Finance Board Chairman Frank Remley believes residents “have been cultured into having the town drain reserves to meet ongoing funding needs.” That — along with a natural resistance to taxes in general and a lack of awareness by the average voter about the complexities of municipal finance law — help to explain Tuesday’s result, he said.
Since fiscal year 2011, the police budget has sustained $240,200 in cuts and funding for fire services has been reduced by $86,463. During that time, the Public Works Department lost $172,488 and the library is down $42,595, Remley said.
The override would have added $100,000 back into the Police Department’s salary and wages account, a combined $100,000 into the Newbury and Byfield firefighter wages and protection flat rates, $29,000 for public works salaries and wages and $34,000 for salaries and wages at the public library.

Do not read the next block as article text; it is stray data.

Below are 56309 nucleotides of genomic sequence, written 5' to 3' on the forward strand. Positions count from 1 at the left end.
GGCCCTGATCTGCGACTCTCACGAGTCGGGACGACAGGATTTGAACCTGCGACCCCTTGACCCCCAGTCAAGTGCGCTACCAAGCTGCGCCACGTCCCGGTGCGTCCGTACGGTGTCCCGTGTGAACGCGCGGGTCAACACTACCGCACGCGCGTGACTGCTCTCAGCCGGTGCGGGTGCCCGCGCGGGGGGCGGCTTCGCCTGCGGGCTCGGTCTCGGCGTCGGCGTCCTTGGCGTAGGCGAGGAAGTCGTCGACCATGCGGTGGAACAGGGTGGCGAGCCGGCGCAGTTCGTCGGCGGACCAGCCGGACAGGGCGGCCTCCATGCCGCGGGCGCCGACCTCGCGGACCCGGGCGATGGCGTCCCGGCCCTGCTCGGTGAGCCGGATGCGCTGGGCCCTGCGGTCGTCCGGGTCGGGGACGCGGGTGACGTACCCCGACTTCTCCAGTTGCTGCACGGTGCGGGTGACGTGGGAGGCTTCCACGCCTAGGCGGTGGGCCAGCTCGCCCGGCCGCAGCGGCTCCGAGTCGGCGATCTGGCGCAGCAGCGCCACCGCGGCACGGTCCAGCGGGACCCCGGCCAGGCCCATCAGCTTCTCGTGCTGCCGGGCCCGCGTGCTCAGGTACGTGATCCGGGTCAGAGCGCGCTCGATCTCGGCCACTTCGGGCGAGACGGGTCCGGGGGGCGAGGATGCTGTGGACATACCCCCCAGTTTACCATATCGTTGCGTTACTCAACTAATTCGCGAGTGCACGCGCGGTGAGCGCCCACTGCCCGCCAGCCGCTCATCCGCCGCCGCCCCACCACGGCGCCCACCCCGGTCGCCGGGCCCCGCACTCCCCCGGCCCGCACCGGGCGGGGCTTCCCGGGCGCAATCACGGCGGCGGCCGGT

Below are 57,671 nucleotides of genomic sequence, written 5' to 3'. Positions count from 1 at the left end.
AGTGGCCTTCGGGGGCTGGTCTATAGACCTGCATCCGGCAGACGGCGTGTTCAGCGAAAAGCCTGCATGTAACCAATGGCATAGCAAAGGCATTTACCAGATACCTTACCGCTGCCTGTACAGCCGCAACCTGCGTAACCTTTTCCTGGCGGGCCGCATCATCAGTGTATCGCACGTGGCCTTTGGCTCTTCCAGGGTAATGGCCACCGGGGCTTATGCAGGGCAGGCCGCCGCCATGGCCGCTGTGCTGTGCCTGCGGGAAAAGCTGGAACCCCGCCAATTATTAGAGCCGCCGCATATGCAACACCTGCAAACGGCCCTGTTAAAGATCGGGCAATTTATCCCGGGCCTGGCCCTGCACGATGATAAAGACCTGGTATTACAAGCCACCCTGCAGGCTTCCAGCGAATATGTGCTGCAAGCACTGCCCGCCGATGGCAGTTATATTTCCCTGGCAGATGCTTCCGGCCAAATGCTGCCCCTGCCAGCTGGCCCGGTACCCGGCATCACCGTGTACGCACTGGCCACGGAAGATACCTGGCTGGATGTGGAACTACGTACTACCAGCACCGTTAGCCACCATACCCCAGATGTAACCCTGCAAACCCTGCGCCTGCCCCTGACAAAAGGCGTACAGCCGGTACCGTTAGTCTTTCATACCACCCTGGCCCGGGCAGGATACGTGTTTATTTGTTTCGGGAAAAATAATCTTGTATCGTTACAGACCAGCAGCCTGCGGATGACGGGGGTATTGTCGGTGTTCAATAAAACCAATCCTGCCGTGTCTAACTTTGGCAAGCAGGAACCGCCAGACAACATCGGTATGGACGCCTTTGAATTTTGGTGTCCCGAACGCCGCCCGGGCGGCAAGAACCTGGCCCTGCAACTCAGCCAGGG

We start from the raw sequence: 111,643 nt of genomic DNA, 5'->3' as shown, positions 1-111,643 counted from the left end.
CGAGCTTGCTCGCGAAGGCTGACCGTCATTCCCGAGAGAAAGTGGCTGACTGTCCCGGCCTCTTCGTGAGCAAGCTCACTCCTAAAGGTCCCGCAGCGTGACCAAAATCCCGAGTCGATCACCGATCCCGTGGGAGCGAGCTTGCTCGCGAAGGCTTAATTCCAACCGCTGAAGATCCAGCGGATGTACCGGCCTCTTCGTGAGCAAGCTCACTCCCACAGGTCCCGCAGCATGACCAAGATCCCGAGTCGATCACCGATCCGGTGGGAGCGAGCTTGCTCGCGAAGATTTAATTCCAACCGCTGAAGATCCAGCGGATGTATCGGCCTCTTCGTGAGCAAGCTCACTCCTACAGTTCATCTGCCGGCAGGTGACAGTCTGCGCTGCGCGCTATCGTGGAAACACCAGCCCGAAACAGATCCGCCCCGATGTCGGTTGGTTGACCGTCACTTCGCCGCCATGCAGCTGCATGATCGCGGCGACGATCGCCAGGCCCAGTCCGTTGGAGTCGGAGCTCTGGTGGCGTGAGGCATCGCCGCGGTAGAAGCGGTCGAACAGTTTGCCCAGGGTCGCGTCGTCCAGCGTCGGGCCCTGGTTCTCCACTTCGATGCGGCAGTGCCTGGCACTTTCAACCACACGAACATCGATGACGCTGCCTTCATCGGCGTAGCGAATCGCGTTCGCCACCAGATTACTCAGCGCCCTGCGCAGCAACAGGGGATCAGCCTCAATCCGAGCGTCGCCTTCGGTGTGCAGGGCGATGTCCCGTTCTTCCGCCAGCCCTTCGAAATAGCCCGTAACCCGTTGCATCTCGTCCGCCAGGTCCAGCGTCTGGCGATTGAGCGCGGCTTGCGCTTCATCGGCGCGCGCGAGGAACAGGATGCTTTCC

Remley said he hopes that “the more we engage the public and present the business case, the more folks will hopefully understand the challenges in operating the town as an ongoing entity and that it is there to serve community needs.”